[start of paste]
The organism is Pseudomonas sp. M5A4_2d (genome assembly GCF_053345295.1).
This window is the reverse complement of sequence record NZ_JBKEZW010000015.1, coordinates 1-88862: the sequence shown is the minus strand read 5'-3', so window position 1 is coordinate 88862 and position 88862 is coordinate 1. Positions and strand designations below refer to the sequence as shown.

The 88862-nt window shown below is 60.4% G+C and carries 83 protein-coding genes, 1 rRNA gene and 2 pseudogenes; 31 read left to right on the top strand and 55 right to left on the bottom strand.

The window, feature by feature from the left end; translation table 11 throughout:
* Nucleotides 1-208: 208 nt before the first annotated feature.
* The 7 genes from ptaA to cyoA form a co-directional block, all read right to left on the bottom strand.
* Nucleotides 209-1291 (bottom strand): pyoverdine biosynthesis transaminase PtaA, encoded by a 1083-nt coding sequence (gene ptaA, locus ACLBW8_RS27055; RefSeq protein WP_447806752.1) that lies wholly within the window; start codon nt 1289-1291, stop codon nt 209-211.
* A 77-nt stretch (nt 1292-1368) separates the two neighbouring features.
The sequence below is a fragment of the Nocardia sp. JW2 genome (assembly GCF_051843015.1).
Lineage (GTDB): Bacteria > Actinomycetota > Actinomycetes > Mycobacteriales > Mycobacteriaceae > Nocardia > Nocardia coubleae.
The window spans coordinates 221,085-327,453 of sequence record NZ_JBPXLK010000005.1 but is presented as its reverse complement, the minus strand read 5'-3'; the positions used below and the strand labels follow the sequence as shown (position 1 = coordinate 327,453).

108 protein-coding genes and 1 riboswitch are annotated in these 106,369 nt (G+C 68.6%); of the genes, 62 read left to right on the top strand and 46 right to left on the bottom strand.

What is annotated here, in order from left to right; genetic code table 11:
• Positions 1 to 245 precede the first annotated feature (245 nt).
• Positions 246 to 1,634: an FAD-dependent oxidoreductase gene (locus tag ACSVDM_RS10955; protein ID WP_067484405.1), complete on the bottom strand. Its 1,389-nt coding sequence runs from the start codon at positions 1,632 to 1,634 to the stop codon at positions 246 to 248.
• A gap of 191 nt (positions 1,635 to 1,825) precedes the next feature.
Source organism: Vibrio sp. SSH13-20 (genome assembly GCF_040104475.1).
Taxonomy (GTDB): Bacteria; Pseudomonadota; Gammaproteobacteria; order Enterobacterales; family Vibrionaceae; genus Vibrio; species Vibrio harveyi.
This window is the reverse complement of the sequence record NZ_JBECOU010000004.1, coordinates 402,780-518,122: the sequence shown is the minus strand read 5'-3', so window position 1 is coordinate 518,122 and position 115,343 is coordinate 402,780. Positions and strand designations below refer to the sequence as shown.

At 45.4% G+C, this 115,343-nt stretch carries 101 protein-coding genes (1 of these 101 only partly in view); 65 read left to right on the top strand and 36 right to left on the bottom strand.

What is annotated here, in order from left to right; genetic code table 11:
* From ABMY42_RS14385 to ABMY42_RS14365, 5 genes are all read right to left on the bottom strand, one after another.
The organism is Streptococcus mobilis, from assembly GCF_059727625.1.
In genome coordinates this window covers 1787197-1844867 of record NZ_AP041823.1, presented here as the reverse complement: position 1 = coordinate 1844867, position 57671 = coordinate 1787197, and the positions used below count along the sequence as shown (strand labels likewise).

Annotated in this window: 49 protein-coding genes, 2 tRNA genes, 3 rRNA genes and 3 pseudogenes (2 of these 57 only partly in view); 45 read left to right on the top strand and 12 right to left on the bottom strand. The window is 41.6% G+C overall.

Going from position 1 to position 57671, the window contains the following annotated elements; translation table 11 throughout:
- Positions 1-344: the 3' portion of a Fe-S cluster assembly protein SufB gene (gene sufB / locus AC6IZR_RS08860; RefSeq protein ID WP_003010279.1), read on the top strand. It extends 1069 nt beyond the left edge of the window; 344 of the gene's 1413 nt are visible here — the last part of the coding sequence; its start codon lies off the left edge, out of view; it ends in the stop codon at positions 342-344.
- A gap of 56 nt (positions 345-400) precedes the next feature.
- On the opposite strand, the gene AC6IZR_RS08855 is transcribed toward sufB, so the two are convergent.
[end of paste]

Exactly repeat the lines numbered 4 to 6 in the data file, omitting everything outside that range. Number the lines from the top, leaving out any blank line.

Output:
The window, feature by feature from the left end; translation table 11 throughout:
* Nucleotides 1-208: 208 nt before the first annotated feature.
* The 7 genes from ptaA to cyoA form a co-directional block, all read right to left on the bottom strand.